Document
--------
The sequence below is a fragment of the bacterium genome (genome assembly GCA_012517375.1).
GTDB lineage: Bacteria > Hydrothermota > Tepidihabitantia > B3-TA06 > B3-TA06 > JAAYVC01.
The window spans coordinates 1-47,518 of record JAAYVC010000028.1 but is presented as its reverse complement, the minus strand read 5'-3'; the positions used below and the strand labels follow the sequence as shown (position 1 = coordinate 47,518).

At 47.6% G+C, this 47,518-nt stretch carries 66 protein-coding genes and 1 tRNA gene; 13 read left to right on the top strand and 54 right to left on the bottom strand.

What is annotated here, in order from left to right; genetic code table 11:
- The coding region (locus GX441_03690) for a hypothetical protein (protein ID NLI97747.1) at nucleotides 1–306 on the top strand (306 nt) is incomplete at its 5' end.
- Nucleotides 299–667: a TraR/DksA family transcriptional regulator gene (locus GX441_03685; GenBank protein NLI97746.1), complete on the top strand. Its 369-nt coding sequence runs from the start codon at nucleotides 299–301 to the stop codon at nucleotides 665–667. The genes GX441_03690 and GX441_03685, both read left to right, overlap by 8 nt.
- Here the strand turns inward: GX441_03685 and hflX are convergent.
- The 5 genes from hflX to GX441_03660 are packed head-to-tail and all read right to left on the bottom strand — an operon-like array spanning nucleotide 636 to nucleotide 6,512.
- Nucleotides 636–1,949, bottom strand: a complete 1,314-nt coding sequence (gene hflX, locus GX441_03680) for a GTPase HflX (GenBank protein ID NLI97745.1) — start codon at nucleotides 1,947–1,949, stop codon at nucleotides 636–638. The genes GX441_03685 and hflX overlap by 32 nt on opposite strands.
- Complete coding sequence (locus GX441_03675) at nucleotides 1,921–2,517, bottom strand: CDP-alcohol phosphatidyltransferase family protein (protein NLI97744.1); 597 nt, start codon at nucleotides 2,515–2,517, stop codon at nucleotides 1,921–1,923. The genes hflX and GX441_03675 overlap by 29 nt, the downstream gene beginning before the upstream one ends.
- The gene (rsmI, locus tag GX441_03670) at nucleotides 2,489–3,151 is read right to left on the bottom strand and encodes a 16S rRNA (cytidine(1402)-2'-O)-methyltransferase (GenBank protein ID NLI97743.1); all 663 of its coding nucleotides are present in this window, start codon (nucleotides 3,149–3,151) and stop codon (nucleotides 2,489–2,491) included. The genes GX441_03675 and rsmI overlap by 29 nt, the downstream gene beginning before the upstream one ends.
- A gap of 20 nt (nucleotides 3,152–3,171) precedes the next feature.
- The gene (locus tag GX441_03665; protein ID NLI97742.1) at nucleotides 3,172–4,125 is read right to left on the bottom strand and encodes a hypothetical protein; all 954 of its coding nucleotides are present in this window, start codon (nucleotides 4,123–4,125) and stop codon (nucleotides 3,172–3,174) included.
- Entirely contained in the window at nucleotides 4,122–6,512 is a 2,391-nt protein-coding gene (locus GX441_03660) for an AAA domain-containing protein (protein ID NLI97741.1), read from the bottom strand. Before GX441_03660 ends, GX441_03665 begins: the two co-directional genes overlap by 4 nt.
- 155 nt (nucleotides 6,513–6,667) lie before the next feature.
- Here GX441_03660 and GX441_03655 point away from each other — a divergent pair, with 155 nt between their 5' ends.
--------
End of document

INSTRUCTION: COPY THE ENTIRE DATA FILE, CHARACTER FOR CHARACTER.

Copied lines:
The sequence below is a fragment of the bacterium genome (genome assembly GCA_012517375.1).
GTDB lineage: Bacteria > Hydrothermota > Tepidihabitantia > B3-TA06 > B3-TA06 > JAAYVC01.
The window spans coordinates 1-47,518 of record JAAYVC010000028.1 but is presented as its reverse complement, the minus strand read 5'-3'; the positions used below and the strand labels follow the sequence as shown (position 1 = coordinate 47,518).

At 47.6% G+C, this 47,518-nt stretch carries 66 protein-coding genes and 1 tRNA gene; 13 read left to right on the top strand and 54 right to left on the bottom strand.

What is annotated here, in order from left to right; genetic code table 11:
- The coding region (locus GX441_03690) for a hypothetical protein (protein ID NLI97747.1) at nucleotides 1–306 on the top strand (306 nt) is incomplete at its 5' end.
- Nucleotides 299–667: a TraR/DksA family transcriptional regulator gene (locus GX441_03685; GenBank protein NLI97746.1), complete on the top strand. Its 369-nt coding sequence runs from the start codon at nucleotides 299–301 to the stop codon at nucleotides 665–667. The genes GX441_03690 and GX441_03685, both read left to right, overlap by 8 nt.
- Here the strand turns inward: GX441_03685 and hflX are convergent.
- The 5 genes from hflX to GX441_03660 are packed head-to-tail and all read right to left on the bottom strand — an operon-like array spanning nucleotide 636 to nucleotide 6,512.
- Nucleotides 636–1,949, bottom strand: a complete 1,314-nt coding sequence (gene hflX, locus GX441_03680) for a GTPase HflX (GenBank protein ID NLI97745.1) — start codon at nucleotides 1,947–1,949, stop codon at nucleotides 636–638. The genes GX441_03685 and hflX overlap by 32 nt on opposite strands.
- Complete coding sequence (locus GX441_03675) at nucleotides 1,921–2,517, bottom strand: CDP-alcohol phosphatidyltransferase family protein (protein NLI97744.1); 597 nt, start codon at nucleotides 2,515–2,517, stop codon at nucleotides 1,921–1,923. The genes hflX and GX441_03675 overlap by 29 nt, the downstream gene beginning before the upstream one ends.
- The gene (rsmI, locus tag GX441_03670) at nucleotides 2,489–3,151 is read right to left on the bottom strand and encodes a 16S rRNA (cytidine(1402)-2'-O)-methyltransferase (GenBank protein ID NLI97743.1); all 663 of its coding nucleotides are present in this window, start codon (nucleotides 3,149–3,151) and stop codon (nucleotides 2,489–2,491) included. The genes GX441_03675 and rsmI overlap by 29 nt, the downstream gene beginning before the upstream one ends.
- A gap of 20 nt (nucleotides 3,152–3,171) precedes the next feature.
- The gene (locus tag GX441_03665; protein ID NLI97742.1) at nucleotides 3,172–4,125 is read right to left on the bottom strand and encodes a hypothetical protein; all 954 of its coding nucleotides are present in this window, start codon (nucleotides 4,123–4,125) and stop codon (nucleotides 3,172–3,174) included.
- Entirely contained in the window at nucleotides 4,122–6,512 is a 2,391-nt protein-coding gene (locus GX441_03660) for an AAA domain-containing protein (protein ID NLI97741.1), read from the bottom strand. Before GX441_03660 ends, GX441_03665 begins: the two co-directional genes overlap by 4 nt.
- 155 nt (nucleotides 6,513–6,667) lie before the next feature.
- Here GX441_03660 and GX441_03655 point away from each other — a divergent pair, with 155 nt between their 5' ends.